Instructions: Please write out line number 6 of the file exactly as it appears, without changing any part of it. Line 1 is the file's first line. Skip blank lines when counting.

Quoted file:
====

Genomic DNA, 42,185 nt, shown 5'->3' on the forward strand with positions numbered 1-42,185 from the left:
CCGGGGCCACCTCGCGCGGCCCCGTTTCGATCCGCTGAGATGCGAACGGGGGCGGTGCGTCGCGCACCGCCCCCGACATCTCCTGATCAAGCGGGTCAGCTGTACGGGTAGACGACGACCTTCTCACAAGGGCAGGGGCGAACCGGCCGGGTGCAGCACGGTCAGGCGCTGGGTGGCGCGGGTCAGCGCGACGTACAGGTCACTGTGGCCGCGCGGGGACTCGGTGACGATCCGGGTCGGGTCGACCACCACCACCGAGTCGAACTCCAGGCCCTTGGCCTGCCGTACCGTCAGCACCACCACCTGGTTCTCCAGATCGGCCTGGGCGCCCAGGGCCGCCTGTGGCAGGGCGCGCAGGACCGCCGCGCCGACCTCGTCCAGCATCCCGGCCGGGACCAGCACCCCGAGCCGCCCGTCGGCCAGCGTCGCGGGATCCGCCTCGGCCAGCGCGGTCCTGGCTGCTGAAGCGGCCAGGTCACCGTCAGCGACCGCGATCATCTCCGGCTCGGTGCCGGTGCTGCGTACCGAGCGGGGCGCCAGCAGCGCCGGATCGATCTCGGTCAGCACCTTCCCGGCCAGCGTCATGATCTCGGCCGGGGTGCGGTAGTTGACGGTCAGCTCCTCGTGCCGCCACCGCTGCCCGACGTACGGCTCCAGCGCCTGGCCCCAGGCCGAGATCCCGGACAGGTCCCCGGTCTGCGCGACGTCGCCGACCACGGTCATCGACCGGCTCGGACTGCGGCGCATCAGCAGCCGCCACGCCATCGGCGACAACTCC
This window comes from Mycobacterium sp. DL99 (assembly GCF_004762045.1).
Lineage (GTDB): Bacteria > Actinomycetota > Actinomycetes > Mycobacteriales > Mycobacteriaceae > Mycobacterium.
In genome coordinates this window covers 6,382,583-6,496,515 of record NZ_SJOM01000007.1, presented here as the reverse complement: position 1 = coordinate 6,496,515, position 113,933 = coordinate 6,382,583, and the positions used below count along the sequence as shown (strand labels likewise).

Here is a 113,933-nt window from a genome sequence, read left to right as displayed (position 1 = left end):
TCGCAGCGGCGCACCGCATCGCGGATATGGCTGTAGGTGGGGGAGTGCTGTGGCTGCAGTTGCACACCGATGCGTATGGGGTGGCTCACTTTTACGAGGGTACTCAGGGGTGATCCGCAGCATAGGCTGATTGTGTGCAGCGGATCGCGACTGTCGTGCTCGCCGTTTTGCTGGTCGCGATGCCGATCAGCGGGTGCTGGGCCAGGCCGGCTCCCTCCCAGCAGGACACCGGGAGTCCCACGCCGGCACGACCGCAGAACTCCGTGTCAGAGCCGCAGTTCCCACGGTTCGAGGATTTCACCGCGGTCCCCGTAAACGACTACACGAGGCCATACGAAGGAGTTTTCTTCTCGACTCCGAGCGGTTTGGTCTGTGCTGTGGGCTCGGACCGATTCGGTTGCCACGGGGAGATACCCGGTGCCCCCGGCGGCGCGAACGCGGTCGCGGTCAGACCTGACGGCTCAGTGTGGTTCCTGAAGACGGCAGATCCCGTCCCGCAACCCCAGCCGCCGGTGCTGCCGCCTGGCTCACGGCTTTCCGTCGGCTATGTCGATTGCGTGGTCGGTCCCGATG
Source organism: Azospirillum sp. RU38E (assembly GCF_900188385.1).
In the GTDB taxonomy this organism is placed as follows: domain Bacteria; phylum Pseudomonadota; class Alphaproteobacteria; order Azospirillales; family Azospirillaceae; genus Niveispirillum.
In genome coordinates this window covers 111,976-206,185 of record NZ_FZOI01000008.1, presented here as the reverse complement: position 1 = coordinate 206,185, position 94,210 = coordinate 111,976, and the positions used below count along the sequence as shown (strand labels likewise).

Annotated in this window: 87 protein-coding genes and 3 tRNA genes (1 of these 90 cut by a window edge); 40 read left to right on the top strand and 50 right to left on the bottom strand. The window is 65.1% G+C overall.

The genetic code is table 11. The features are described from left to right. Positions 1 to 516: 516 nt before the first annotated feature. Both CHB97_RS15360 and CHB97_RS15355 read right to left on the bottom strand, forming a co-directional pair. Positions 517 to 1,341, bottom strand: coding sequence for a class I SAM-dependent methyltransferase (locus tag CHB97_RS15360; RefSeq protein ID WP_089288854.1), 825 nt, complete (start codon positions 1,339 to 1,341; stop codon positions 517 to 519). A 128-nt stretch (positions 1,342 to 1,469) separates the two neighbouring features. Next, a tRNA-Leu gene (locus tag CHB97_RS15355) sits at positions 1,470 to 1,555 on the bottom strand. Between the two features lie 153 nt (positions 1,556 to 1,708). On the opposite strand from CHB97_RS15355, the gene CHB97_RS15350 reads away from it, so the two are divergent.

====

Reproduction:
Here is a 113,933-nt window from a genome sequence, read left to right as displayed (position 1 = left end):